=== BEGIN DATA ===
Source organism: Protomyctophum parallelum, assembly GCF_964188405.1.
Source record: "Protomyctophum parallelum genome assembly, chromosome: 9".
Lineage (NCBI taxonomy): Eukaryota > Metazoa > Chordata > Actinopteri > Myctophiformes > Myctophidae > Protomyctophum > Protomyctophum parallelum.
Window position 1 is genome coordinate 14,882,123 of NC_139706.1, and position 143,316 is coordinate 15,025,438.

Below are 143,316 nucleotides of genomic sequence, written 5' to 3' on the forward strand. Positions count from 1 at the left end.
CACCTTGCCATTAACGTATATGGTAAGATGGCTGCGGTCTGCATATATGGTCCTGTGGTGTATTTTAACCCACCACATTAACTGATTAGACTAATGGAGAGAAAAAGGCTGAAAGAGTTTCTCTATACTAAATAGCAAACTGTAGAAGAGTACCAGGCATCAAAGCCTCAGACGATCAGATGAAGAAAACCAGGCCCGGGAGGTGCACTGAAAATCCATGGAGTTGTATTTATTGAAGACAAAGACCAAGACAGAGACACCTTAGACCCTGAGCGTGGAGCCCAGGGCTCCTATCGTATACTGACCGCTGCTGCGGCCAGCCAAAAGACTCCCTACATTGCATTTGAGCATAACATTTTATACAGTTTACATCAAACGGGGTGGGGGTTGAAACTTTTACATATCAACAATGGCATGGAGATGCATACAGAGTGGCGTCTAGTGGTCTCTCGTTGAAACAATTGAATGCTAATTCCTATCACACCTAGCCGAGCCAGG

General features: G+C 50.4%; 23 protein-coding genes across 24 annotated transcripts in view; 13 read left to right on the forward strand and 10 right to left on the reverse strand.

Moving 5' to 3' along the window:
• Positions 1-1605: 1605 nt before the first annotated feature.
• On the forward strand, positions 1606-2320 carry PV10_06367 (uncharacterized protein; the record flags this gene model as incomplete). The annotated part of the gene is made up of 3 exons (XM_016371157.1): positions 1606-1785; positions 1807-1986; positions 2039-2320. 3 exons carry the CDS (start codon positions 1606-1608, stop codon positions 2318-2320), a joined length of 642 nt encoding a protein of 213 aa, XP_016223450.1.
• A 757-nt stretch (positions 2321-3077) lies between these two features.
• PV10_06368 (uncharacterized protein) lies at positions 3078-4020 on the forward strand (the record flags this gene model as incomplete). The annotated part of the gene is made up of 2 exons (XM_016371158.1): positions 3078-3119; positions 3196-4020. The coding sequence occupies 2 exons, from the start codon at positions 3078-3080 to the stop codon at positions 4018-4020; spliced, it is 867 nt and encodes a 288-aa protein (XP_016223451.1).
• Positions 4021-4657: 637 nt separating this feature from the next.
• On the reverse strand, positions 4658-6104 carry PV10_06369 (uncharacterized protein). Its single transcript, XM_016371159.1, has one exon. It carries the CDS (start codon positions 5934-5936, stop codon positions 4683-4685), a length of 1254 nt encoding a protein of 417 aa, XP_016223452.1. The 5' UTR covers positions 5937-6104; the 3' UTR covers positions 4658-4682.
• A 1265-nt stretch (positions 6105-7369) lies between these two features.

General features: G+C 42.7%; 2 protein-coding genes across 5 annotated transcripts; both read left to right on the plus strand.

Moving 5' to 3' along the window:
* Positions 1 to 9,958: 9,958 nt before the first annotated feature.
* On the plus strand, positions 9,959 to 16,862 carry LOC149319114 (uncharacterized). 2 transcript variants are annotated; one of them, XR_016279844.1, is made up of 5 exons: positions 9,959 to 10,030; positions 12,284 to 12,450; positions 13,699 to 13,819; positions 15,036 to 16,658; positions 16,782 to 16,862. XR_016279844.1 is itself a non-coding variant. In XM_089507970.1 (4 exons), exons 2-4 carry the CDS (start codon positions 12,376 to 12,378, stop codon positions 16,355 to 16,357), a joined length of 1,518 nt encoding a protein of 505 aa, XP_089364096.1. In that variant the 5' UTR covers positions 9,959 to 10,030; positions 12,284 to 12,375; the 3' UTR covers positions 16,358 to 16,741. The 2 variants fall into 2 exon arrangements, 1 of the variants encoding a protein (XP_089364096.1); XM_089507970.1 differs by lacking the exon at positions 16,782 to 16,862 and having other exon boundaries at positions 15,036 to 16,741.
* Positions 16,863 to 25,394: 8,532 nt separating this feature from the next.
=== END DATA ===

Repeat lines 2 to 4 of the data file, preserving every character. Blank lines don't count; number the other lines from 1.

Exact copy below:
Source record: "Protomyctophum parallelum genome assembly, chromosome: 9".
Lineage (NCBI taxonomy): Eukaryota > Metazoa > Chordata > Actinopteri > Myctophiformes > Myctophidae > Protomyctophum > Protomyctophum parallelum.
Window position 1 is genome coordinate 14,882,123 of NC_139706.1, and position 143,316 is coordinate 15,025,438.